Like social media, online dating has allowed us to invent the person we would like to be, even if that person is not truly who we are. This is often subconsciously done (I’m not talking about intentional catfishing here). By creating a profile of who you think you are or perhaps wish you were, you are potentially attracting the wrong person and setting yourself up for failure without even intending to.

It has also left us with the impression that if the person in front of us doesn’t meet our needs, there are plenty more where they came from and I can just find a new one. Why try so hard? Why push myself to be self aware, vulnerable, scared, compromising? I can order something off of Amazon and get it within 24 to 48 hours, and I can find someone who more perfectly suits my wants and needs.

— Nicole Richardson, licensed marriage and family therapist

5. THERE’S A LOT OF DISTRACTION & A LOT OF GRAY AREA

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Before, relationships were relatively black or white — either you’re together, or you’re not. Today, there are multiple shades of grey that exist, and as long as both parties are aware and agree, who is anyone to dispute that? Relationships today can look however they want and the ability to have sexual relationships outside of monogamy has accelerated that idea.

The amount of content we have accessible to us due to the internet gives us many more options to ‘distract’ ourselves from creating in-person connections, because there’s a false sense of connection created by liking or commenting on posts on social media and other platforms.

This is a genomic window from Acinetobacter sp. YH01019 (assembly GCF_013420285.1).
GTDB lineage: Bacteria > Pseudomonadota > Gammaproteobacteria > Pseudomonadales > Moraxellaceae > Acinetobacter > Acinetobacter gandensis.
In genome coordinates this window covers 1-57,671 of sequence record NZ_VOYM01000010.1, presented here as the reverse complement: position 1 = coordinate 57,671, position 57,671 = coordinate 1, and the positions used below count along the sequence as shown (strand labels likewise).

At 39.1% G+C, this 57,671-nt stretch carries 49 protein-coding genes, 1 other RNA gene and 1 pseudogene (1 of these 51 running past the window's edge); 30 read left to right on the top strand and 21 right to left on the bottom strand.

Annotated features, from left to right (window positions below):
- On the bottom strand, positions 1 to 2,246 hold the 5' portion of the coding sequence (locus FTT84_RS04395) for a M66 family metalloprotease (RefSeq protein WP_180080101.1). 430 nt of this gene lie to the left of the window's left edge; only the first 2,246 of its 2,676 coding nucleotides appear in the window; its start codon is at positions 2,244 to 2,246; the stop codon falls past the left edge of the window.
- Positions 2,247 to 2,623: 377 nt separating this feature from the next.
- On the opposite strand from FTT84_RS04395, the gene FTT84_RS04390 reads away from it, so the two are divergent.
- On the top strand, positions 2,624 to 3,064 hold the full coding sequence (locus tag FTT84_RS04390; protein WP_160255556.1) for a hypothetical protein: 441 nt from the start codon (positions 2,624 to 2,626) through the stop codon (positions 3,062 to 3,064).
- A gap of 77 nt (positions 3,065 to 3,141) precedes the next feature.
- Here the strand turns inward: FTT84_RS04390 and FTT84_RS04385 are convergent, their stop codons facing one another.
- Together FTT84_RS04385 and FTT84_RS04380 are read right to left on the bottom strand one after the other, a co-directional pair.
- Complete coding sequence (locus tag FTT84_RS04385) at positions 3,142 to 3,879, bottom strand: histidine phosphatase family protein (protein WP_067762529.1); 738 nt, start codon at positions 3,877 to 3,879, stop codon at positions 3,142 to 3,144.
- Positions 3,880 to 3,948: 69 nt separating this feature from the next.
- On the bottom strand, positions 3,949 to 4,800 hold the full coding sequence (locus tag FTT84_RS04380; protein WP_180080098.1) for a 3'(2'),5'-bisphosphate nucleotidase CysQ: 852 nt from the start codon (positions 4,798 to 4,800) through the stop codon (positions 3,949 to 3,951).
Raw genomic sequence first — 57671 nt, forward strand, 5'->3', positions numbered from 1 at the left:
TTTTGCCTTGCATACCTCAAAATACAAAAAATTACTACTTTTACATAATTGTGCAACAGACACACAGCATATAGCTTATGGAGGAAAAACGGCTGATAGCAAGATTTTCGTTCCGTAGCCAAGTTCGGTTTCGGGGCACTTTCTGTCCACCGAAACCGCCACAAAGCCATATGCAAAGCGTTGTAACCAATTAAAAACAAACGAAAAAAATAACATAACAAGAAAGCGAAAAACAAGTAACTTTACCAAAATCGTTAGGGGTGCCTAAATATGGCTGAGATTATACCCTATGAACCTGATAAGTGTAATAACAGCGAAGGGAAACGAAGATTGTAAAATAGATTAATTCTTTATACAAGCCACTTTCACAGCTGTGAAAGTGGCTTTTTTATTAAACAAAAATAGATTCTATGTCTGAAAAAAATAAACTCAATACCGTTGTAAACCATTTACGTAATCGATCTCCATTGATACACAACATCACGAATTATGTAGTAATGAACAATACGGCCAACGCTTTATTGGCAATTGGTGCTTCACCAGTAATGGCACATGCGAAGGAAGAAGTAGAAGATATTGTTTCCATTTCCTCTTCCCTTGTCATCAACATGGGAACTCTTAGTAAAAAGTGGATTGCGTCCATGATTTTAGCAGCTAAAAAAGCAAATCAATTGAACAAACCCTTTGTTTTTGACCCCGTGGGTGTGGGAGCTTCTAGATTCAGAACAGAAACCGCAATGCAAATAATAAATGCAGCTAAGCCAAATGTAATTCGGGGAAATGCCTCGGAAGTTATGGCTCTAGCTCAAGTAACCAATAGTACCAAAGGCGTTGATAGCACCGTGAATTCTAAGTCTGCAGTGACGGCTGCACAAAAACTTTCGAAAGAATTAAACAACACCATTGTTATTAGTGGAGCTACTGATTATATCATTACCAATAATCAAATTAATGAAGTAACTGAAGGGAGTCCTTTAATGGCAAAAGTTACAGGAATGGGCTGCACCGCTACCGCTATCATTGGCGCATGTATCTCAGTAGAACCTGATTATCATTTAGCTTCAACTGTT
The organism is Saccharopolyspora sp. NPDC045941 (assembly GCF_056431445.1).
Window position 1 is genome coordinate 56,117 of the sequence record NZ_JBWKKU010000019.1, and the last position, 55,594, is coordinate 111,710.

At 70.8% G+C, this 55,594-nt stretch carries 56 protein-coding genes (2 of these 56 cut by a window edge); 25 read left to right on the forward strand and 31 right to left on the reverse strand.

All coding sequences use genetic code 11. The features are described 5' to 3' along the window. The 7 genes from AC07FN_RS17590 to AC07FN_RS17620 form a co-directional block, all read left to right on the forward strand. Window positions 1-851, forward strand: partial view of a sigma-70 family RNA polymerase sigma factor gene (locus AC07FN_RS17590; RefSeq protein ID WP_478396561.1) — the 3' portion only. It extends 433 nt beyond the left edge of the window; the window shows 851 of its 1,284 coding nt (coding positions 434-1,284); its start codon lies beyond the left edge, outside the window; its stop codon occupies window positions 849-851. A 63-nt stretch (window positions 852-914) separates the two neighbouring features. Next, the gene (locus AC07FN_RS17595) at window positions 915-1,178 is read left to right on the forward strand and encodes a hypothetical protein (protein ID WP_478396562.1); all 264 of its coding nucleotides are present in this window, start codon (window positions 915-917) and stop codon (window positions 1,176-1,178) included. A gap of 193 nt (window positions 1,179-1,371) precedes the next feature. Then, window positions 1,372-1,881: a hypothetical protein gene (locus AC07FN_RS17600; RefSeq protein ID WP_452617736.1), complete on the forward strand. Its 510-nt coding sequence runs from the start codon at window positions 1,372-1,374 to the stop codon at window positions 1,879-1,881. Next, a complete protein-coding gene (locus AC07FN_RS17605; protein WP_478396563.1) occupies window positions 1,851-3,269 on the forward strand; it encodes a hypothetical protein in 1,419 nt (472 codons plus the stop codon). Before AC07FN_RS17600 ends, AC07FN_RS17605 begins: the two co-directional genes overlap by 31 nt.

— Thomas Edwards Jr., founder of The Professional Wingman

From hiding behind phones to feel overwhelmed with choices, there are a ton of reasons dating is so hard today. I’ve found that it can be helpful to try to see every happy couple as proof that you can (and will) find love, too, instead of comparing yourself to your friends in happy relationships. At the end of the day, while modern dating may be hard, you can sleep easy knowing that so many others are navigating this bizarre sea of love, together.

HIS & HERS – I’m On The Verge Of Leaving My Wife And She Has No Idea

This is the second installment of a new Dating and Relationships column I’m attempting to create here on Phicklephilly. My friend Jackie and I have been kicking around the idea of writing an advice column together. We actually came up with the idea a few years ago. We wanted something that gave advice from a man’s and a woman’s perspective. We’re going to try to publish this column at least once or twice a month for now. If it catches on, we’ll probably run every week.

Welcome to: HIS & HERS!